Thanks, very sincerely, for your postive outlook.

    1. Sean, I love your articulate description. It’s accurate and poignant all the same. I may have to quote you in future discussions and writings. Venting emotions because of stress is understandable. However, there is an incessant whining on the part of some that somehow they are owed a license because they’ve graduated from school and are heavily in debt. So what. On the other hand, experienced architects don’t help by complaining about their own problems too. I had good mentoring through a variety of sources. I just believe we owe it to the profession if for no other reason to mentor someone. We can show them the way or at least “a way.” We all need that. I’ve been practicing for over 20 years and I still need it. Thanks for sharing your keen insight.

      1. I agree with both you and Sean – as an emerging architect, I generally find and feel that I’m alone in this process. Though, it may be my fault – perhaps I didn’t seek out the “right” firm meaning a firm who had a mentoring process in place. On the other side of the coin however – it’s also the responsibility of the individual to ask questions. Because I have felt and still feel very much on my own and haven’t felt like I have had too much support, I waited to take the plunge because in all honesty, I was turned off by the profession and was pretty depressed that I no longer felt the way I did while I was in school. I started to question what it was that I really wanted to do if life and whether it was worth my time to study and sit for these exams for a profession that no longer gave me the warm and fuzzies it once did. Somehow I was able to reinvigorate myself – I’m always up for a good challenge – and I’m hoping licensure will re-engage me in the profession I’ve viewed myself being a part of since learning what an architect was.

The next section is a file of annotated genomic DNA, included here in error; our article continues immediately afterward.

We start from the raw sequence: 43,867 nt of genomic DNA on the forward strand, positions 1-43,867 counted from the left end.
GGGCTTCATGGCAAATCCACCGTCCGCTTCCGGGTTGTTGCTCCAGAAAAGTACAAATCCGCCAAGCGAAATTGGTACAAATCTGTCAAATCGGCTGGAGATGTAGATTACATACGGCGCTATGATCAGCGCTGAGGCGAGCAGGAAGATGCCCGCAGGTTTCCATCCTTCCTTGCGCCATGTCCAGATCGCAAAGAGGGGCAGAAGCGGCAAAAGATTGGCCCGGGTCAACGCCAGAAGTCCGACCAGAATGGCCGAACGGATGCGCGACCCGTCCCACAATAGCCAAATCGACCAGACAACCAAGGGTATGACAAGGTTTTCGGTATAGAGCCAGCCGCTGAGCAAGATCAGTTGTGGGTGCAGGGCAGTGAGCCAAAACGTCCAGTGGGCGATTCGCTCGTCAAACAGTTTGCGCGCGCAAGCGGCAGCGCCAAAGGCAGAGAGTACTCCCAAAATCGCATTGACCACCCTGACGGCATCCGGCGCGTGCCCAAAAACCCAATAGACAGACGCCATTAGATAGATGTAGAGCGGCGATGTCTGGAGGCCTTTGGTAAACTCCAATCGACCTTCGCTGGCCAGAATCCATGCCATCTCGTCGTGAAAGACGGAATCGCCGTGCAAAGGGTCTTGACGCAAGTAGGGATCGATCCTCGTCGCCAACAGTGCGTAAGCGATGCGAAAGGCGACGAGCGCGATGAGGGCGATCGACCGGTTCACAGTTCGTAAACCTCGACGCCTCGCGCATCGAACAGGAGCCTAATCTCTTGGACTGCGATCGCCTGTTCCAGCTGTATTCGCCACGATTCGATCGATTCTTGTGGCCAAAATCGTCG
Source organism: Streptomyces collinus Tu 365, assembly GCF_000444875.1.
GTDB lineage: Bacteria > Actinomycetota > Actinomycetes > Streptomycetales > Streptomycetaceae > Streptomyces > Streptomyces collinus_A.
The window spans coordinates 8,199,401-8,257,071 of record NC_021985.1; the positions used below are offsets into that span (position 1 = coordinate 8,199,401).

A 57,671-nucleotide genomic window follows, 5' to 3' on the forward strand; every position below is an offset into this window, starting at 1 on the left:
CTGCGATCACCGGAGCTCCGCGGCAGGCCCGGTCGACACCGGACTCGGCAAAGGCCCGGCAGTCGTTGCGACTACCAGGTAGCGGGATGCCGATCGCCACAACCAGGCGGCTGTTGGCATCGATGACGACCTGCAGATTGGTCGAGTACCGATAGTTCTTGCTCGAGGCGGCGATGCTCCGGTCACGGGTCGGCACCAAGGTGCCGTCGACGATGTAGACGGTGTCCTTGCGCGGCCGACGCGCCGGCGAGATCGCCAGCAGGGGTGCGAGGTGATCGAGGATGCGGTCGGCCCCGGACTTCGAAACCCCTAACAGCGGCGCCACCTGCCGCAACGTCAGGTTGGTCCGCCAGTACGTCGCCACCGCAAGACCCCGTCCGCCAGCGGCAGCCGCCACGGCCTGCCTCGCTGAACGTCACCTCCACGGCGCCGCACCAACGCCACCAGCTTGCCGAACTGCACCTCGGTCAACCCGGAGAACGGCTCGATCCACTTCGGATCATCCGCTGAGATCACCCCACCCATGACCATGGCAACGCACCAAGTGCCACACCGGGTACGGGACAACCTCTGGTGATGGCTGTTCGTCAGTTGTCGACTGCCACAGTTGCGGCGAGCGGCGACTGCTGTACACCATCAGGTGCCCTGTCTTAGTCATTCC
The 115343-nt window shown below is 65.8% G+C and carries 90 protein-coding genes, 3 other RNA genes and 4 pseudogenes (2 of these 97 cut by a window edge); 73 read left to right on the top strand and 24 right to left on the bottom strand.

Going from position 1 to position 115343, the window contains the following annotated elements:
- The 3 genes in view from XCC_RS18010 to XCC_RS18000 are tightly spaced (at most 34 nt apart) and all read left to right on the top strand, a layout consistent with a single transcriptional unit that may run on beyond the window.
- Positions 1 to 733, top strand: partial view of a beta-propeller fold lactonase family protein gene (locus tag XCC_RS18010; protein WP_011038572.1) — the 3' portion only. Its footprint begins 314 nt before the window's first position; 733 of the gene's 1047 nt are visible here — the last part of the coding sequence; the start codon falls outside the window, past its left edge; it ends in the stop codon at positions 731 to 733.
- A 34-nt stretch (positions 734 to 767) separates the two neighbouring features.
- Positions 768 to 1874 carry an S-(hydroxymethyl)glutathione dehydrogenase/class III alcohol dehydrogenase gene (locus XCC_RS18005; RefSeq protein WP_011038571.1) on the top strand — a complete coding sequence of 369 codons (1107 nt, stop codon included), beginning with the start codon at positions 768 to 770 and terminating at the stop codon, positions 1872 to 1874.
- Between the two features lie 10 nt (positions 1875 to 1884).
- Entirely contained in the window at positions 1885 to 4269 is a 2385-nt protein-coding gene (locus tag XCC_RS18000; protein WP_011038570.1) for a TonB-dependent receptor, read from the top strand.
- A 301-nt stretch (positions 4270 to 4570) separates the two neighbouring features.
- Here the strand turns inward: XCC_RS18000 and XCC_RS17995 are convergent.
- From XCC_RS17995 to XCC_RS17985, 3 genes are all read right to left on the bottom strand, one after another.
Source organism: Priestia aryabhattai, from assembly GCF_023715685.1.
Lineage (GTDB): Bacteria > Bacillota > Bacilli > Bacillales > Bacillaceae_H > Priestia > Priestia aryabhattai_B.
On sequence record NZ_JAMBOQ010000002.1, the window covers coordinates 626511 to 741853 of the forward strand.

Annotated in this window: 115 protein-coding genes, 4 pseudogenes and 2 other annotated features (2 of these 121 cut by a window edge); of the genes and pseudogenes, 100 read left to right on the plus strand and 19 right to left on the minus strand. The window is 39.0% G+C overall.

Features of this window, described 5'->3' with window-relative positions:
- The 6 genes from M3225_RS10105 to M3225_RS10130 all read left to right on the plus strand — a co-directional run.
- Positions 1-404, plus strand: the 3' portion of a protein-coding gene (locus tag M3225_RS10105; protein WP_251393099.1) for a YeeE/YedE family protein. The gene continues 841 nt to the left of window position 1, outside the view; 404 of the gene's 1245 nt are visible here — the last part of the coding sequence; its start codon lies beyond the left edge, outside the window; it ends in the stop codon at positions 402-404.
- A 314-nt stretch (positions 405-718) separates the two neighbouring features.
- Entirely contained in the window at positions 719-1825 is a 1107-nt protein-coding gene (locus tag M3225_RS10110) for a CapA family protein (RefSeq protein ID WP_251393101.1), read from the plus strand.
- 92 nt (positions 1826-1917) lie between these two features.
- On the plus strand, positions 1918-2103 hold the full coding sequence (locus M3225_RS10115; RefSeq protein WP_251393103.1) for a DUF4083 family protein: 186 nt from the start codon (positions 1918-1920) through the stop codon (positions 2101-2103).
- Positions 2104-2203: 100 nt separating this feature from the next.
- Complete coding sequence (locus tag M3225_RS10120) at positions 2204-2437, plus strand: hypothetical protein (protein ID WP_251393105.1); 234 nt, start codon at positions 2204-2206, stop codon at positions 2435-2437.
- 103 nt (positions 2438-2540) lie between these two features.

2. My journey seemed so simple and so direct; what else would I do? So, I try to be empathetic towards the majority who didn’t see things so clearly. Also, I think it’s so important not to overstep an important milestone like this now, when you may regret it in 30 years when it would really help. In other words, some might not see relevance and value to the process and investment now, but when your career options are extremely limited when you reach your 50’s and 60’s, you may think otherwise. Having the license gives an independence that can’t be achieved easily later. Get your license and if you choose to sell insurance, ski Mt. Everest or paint on the River Seine in Paris for the rest of your life, you can still come back to this. I’ve met too many people who had a difficult time getting a job later in life not because of the economy, opportunities or their profession, but simply because they skipped an important step like this just because it was not convenient at the time. No one has a crystal ball to use to live their life, but we can learn wisdom vicariously through others.

        I’m still cheering for you…

  6. I seldom comment, however I read through a few comments here
    and so it begins think | architect. I actually do have
    2 questions for you if you tend not to mind. Is
    it simply me or do some of the comments appear as if they are written by brain dead individuals?
    😛 And, if you are writing on additional social sites,
    I would like to keep up with you. Could you make a list of every one of your public sites like your linkedin profile,
    Facebook page or twitter feed?

    1. I think the point of a blog that encourages discussion is to allow for all types of responses as long as they are civil and meant to further the discussion rather than debase the participants. I disagree with many comments made as well as many blogs written, but that’s their privilege to express themselves in this medium.

      I have no other public sites than what you can find here.